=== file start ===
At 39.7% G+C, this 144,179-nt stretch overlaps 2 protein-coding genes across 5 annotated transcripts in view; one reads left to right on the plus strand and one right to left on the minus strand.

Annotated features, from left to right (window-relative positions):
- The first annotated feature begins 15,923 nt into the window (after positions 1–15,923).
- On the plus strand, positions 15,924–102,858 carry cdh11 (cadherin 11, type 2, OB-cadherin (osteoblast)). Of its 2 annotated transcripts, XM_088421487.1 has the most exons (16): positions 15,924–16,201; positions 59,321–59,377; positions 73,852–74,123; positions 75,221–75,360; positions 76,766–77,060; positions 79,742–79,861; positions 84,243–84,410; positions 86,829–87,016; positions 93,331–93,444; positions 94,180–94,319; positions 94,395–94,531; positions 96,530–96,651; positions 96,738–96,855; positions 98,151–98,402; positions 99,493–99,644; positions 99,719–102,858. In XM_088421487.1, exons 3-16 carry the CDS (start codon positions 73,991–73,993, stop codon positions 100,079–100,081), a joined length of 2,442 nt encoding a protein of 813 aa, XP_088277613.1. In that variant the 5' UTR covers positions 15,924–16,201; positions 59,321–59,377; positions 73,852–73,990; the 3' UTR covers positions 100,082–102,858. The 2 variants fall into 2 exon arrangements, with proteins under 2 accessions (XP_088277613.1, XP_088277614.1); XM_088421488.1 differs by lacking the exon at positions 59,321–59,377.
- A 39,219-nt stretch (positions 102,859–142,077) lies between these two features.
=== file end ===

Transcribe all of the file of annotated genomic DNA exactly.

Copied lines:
At 39.7% G+C, this 144,179-nt stretch overlaps 2 protein-coding genes across 5 annotated transcripts in view; one reads left to right on the plus strand and one right to left on the minus strand.

Annotated features, from left to right (window-relative positions):
- The first annotated feature begins 15,923 nt into the window (after positions 1–15,923).
- On the plus strand, positions 15,924–102,858 carry cdh11 (cadherin 11, type 2, OB-cadherin (osteoblast)). Of its 2 annotated transcripts, XM_088421487.1 has the most exons (16): positions 15,924–16,201; positions 59,321–59,377; positions 73,852–74,123; positions 75,221–75,360; positions 76,766–77,060; positions 79,742–79,861; positions 84,243–84,410; positions 86,829–87,016; positions 93,331–93,444; positions 94,180–94,319; positions 94,395–94,531; positions 96,530–96,651; positions 96,738–96,855; positions 98,151–98,402; positions 99,493–99,644; positions 99,719–102,858. In XM_088421487.1, exons 3-16 carry the CDS (start codon positions 73,991–73,993, stop codon positions 100,079–100,081), a joined length of 2,442 nt encoding a protein of 813 aa, XP_088277613.1. In that variant the 5' UTR covers positions 15,924–16,201; positions 59,321–59,377; positions 73,852–73,990; the 3' UTR covers positions 100,082–102,858. The 2 variants fall into 2 exon arrangements, with proteins under 2 accessions (XP_088277613.1, XP_088277614.1); XM_088421488.1 differs by lacking the exon at positions 59,321–59,377.
- A 39,219-nt stretch (positions 102,859–142,077) lies between these two features.